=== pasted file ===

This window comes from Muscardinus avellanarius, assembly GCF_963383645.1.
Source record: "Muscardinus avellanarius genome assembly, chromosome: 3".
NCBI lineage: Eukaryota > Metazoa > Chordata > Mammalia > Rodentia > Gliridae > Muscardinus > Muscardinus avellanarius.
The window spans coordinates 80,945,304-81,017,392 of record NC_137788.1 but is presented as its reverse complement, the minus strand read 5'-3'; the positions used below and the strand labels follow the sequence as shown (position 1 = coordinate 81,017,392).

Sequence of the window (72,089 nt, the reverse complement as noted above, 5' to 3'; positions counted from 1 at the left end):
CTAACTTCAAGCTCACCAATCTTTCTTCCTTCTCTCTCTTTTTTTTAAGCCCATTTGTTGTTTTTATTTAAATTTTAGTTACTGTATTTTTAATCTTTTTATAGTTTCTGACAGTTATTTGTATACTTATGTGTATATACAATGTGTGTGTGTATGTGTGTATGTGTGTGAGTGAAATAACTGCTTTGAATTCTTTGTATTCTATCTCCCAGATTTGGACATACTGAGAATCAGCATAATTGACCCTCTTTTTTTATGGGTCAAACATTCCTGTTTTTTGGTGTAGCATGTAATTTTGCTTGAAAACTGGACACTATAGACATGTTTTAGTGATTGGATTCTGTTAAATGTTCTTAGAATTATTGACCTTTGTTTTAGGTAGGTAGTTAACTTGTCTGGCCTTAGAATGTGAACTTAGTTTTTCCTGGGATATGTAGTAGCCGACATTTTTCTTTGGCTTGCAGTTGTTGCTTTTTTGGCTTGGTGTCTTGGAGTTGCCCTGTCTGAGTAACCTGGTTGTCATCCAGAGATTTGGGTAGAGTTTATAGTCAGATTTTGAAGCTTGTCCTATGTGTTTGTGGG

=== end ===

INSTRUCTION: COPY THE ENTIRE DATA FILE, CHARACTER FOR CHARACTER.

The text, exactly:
This window comes from Muscardinus avellanarius, assembly GCF_963383645.1.
Source record: "Muscardinus avellanarius genome assembly, chromosome: 3".
NCBI lineage: Eukaryota > Metazoa > Chordata > Mammalia > Rodentia > Gliridae > Muscardinus > Muscardinus avellanarius.
The window spans coordinates 80,945,304-81,017,392 of record NC_137788.1 but is presented as its reverse complement, the minus strand read 5'-3'; the positions used below and the strand labels follow the sequence as shown (position 1 = coordinate 81,017,392).

Sequence of the window (72,089 nt, the reverse complement as noted above, 5' to 3'; positions counted from 1 at the left end):
CTAACTTCAAGCTCACCAATCTTTCTTCCTTCTCTCTCTTTTTTTTAAGCCCATTTGTTGTTTTTATTTAAATTTTAGTTACTGTATTTTTAATCTTTTTATAGTTTCTGACAGTTATTTGTATACTTATGTGTATATACAATGTGTGTGTGTATGTGTGTATGTGTGTGAGTGAAATAACTGCTTTGAATTCTTTGTATTCTATCTCCCAGATTTGGACATACTGAGAATCAGCATAATTGACCCTCTTTTTTTATGGGTCAAACATTCCTGTTTTTTGGTGTAGCATGTAATTTTGCTTGAAAACTGGACACTATAGACATGTTTTAGTGATTGGATTCTGTTAAATGTTCTTAGAATTATTGACCTTTGTTTTAGGTAGGTAGTTAACTTGTCTGGCCTTAGAATGTGAACTTAGTTTTTCCTGGGATATGTAGTAGCCGACATTTTTCTTTGGCTTGCAGTTGTTGCTTTTTTGGCTTGGTGTCTTGGAGTTGCCCTGTCTGAGTAACCTGGTTGTCATCCAGAGATTTGGGTAGAGTTTATAGTCAGATTTTGAAGCTTGTCCTATGTGTTTGTGGG